An in vivo study of the primary and coupled rotations of the thoracic spine

Willems, J. M., Jull, G. A. and Ng, J. K. F. (1996) An in vivo study of the primary and coupled rotations of the thoracic spine. Clinical Biomechanics, 11 6: 311-316. doi:10.1016/0268-0033(96)00017-4


Author Willems, J. M.
Jull, G. A.
Ng, J. K. F.
Title An in vivo study of the primary and coupled rotations of the thoracic spine
Formatted title
An in vivo study of the primary and coupled rotations of the thoracic spine
Journal name Clinical Biomechanics   Check publisher's open access policy
ISSN 0268-0033
1879-1271
Publication date 1996-09
Sub-type Article (original research)
DOI 10.1016/0268-0033(96)00017-4
Volume 11
Issue 6
Start page 311
End page 316
Total pages 6
Place of publication Oxford, United Kingdom
Publisher Pergamon
Language eng
Formatted abstract
Objective. To provide preliminary data on three-dimensional thoracicspine kinematics measured in vivo.
Design. This study measured the three planes of thoracicspine motion in normal subjects using an external measuring device.
Background. Few studies have investigated the primary and associated coupledrotations in the thoracicspinein vivo. Most knowledge of motion characteristics comes from in vitrostudies which have limitations. There is a lack of agreement on the patterns of thoraciccoupled motion especially that between lateral flexion and axial rotation.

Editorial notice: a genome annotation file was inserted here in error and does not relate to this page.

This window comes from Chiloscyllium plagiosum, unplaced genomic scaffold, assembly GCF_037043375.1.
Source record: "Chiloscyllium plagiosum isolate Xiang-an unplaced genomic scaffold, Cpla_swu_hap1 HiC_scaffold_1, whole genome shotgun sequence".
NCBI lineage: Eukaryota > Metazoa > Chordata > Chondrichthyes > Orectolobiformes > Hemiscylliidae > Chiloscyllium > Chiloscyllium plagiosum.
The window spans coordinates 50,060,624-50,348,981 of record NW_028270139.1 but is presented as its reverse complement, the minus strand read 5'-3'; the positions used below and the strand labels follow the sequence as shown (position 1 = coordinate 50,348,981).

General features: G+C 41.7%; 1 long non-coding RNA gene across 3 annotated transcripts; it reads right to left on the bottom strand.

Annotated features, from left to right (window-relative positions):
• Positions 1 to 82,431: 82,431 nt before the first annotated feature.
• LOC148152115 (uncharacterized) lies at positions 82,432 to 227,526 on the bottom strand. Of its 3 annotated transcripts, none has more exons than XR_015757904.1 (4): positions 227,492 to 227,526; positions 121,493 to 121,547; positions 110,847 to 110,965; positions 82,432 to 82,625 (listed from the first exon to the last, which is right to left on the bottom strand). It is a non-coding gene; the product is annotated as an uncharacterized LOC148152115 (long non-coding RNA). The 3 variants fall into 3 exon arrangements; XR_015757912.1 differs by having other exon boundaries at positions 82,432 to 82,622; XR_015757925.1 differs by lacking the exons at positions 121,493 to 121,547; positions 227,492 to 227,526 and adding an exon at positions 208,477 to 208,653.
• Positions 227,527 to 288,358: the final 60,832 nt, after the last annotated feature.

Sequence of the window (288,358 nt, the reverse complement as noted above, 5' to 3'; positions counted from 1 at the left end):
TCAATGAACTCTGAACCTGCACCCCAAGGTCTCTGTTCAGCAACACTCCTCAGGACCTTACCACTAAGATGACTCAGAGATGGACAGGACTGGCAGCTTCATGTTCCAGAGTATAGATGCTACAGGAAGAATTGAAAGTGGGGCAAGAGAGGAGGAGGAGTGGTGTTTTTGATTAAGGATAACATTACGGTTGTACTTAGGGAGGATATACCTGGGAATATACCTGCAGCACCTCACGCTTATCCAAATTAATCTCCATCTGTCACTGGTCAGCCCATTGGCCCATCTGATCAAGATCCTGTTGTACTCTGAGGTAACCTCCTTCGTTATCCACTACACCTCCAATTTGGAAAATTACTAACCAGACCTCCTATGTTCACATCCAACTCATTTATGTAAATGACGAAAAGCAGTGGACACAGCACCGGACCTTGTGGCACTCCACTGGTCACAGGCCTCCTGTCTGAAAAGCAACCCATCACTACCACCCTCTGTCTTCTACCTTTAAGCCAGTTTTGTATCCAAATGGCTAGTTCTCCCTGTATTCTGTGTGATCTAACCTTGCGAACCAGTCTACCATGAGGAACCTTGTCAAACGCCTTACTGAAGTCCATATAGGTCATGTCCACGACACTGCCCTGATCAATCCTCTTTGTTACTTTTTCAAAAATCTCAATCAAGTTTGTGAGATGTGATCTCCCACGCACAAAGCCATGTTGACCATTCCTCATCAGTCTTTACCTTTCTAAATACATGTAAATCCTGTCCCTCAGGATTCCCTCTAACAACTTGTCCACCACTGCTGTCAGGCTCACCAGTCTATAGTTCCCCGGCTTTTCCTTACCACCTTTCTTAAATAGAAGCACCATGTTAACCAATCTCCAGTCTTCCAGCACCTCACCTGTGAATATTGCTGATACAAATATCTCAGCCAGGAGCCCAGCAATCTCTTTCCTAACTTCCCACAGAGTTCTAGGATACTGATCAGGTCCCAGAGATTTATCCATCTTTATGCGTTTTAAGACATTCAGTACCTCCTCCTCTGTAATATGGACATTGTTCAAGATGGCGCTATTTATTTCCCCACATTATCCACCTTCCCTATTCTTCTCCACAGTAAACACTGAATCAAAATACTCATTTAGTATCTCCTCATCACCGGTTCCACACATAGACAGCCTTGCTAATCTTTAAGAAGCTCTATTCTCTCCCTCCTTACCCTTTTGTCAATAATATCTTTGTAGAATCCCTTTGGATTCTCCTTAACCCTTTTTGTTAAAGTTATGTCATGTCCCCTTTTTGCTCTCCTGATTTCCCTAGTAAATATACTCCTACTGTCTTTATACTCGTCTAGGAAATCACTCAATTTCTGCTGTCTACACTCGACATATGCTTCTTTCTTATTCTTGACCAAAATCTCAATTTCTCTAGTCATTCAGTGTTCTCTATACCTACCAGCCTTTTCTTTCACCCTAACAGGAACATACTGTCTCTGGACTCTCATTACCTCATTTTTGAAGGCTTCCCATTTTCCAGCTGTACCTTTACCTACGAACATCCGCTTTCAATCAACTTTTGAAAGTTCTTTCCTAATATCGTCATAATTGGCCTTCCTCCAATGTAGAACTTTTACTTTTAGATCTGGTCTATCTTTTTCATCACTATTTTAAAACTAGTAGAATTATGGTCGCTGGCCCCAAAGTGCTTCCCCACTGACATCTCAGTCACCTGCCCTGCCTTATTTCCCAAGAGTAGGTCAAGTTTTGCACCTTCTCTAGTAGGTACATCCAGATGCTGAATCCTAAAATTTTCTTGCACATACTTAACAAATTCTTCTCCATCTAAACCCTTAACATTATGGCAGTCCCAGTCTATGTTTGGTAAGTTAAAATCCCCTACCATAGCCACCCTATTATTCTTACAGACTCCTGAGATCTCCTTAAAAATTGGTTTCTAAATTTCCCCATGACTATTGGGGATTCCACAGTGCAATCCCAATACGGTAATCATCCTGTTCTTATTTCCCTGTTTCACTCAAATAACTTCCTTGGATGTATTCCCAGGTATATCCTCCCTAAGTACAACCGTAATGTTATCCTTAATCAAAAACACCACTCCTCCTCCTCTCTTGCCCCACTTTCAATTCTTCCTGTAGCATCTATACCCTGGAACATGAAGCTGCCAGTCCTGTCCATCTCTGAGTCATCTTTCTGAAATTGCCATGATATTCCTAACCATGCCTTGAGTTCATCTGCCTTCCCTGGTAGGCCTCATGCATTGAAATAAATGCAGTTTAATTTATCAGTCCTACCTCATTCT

Methods. Thoracic motion was examined in 60 normal subjects (30 males, 30 females) aged 18–24 years. The primary and coupledrotations of the thoracic regions T1–4, T4–8, T8–12 were measured using a 3 space Fastrak system.
Results. The three thoracic regions displayed the characteristic variations in range and distribution of primaryrotations previously described. The pattern of coupled motion varied between subjects but an ipsilateral pattern predominated between lateral flexion and axial rotation in the middle and lower thoracic regions while the upper thoracic region was found to exhibit either a contralateral or ipsilateral pattern. Gender did not influence results.
Conclusions. The pattern of coupled motion in the thoracicspine demonstrated some variability between subjects in vivo. Lateral flexion and axial rotation were strongly coupled with overall, their relationship being predominantly ipsilateral.
Keyword Thoracic spine
Kinematics
Coupled motion
External measurement
In vivo measurement
Q-Index Code C1
Q-Index Status Provisional Code
Institutional Status UQ

Document type: Journal Article
Sub-type: Article (original research)
Collection: School of Health and Rehabilitation Sciences Publications
 
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